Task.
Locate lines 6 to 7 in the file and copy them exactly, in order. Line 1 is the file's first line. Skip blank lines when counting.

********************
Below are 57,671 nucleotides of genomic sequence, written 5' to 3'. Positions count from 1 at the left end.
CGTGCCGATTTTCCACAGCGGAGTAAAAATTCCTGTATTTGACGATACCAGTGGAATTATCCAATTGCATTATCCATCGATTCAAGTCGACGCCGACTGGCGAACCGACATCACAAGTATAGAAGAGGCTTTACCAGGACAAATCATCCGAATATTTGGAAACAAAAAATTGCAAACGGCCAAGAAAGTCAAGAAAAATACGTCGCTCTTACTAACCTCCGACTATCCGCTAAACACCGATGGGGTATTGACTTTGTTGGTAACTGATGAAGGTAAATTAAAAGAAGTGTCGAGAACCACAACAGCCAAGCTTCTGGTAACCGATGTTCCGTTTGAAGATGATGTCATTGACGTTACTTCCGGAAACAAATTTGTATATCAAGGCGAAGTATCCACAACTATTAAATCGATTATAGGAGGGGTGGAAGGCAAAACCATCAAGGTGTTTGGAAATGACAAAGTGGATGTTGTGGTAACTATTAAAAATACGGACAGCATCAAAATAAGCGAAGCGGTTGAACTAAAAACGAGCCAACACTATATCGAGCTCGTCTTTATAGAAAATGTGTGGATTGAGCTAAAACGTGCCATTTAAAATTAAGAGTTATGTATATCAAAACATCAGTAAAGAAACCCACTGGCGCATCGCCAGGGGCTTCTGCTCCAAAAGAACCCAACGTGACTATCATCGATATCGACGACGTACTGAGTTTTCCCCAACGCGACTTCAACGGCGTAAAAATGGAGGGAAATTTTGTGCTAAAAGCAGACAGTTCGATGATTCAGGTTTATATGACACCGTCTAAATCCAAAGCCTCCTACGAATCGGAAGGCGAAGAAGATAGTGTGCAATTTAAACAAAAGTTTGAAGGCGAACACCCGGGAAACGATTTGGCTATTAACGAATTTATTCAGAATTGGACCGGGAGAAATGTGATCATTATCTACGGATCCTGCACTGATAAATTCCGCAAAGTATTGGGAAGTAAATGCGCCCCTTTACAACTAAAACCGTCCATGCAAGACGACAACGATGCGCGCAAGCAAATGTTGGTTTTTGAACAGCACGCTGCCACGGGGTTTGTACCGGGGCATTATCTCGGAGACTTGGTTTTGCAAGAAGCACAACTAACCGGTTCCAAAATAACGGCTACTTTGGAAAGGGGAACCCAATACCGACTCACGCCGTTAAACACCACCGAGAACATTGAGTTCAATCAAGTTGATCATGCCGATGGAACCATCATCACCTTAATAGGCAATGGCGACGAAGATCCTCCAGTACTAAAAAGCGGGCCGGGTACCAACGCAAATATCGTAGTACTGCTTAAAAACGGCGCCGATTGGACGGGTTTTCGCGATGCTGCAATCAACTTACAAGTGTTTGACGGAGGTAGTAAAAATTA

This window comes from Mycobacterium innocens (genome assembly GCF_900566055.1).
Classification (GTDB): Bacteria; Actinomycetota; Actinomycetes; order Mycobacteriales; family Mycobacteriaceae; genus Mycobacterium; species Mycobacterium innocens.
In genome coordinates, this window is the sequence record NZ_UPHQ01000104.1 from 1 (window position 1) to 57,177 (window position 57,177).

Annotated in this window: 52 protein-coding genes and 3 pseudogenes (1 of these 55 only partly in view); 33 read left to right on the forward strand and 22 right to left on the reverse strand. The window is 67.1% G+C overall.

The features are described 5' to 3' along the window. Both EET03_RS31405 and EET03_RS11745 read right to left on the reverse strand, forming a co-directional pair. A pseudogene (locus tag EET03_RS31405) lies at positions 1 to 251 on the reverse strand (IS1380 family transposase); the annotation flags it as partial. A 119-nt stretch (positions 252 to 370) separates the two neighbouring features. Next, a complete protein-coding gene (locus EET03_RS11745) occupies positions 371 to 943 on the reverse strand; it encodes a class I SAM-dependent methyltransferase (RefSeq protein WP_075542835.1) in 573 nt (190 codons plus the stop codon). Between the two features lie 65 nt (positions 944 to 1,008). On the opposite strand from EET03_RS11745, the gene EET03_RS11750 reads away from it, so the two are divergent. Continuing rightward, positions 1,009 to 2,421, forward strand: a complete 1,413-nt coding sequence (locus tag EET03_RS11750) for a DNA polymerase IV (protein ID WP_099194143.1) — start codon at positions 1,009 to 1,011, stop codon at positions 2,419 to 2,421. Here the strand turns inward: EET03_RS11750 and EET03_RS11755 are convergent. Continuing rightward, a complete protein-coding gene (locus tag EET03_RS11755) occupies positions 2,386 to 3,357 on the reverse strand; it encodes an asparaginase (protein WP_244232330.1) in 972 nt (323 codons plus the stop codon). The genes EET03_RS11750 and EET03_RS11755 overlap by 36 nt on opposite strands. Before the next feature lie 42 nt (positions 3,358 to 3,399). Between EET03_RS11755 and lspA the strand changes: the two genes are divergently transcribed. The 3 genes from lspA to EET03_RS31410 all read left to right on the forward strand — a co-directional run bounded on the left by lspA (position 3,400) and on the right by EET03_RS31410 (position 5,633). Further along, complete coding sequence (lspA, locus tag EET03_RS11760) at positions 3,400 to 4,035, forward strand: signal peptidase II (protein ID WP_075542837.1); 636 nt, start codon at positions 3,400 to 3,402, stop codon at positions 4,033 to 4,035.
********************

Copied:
Annotated in this window: 52 protein-coding genes and 3 pseudogenes (1 of these 55 only partly in view); 33 read left to right on the forward strand and 22 right to left on the reverse strand. The window is 67.1% G+C overall.

The features are described 5' to 3' along the window. Both EET03_RS31405 and EET03_RS11745 read right to left on the reverse strand, forming a co-directional pair. A pseudogene (locus tag EET03_RS31405) lies at positions 1 to 251 on the reverse strand (IS1380 family transposase); the annotation flags it as partial. A 119-nt stretch (positions 252 to 370) separates the two neighbouring features. Next, a complete protein-coding gene (locus EET03_RS11745) occupies positions 371 to 943 on the reverse strand; it encodes a class I SAM-dependent methyltransferase (RefSeq protein WP_075542835.1) in 573 nt (190 codons plus the stop codon). Between the two features lie 65 nt (positions 944 to 1,008). On the opposite strand from EET03_RS11745, the gene EET03_RS11750 reads away from it, so the two are divergent. Continuing rightward, positions 1,009 to 2,421, forward strand: a complete 1,413-nt coding sequence (locus tag EET03_RS11750) for a DNA polymerase IV (protein ID WP_099194143.1) — start codon at positions 1,009 to 1,011, stop codon at positions 2,419 to 2,421. Here the strand turns inward: EET03_RS11750 and EET03_RS11755 are convergent. Continuing rightward, a complete protein-coding gene (locus tag EET03_RS11755) occupies positions 2,386 to 3,357 on the reverse strand; it encodes an asparaginase (protein WP_244232330.1) in 972 nt (323 codons plus the stop codon). The genes EET03_RS11750 and EET03_RS11755 overlap by 36 nt on opposite strands. Before the next feature lie 42 nt (positions 3,358 to 3,399). Between EET03_RS11755 and lspA the strand changes: the two genes are divergently transcribed. The 3 genes from lspA to EET03_RS31410 all read left to right on the forward strand — a co-directional run bounded on the left by lspA (position 3,400) and on the right by EET03_RS31410 (position 5,633). Further along, complete coding sequence (lspA, locus tag EET03_RS11760) at positions 3,400 to 4,035, forward strand: signal peptidase II (protein ID WP_075542837.1); 636 nt, start codon at positions 3,400 to 3,402, stop codon at positions 4,033 to 4,035.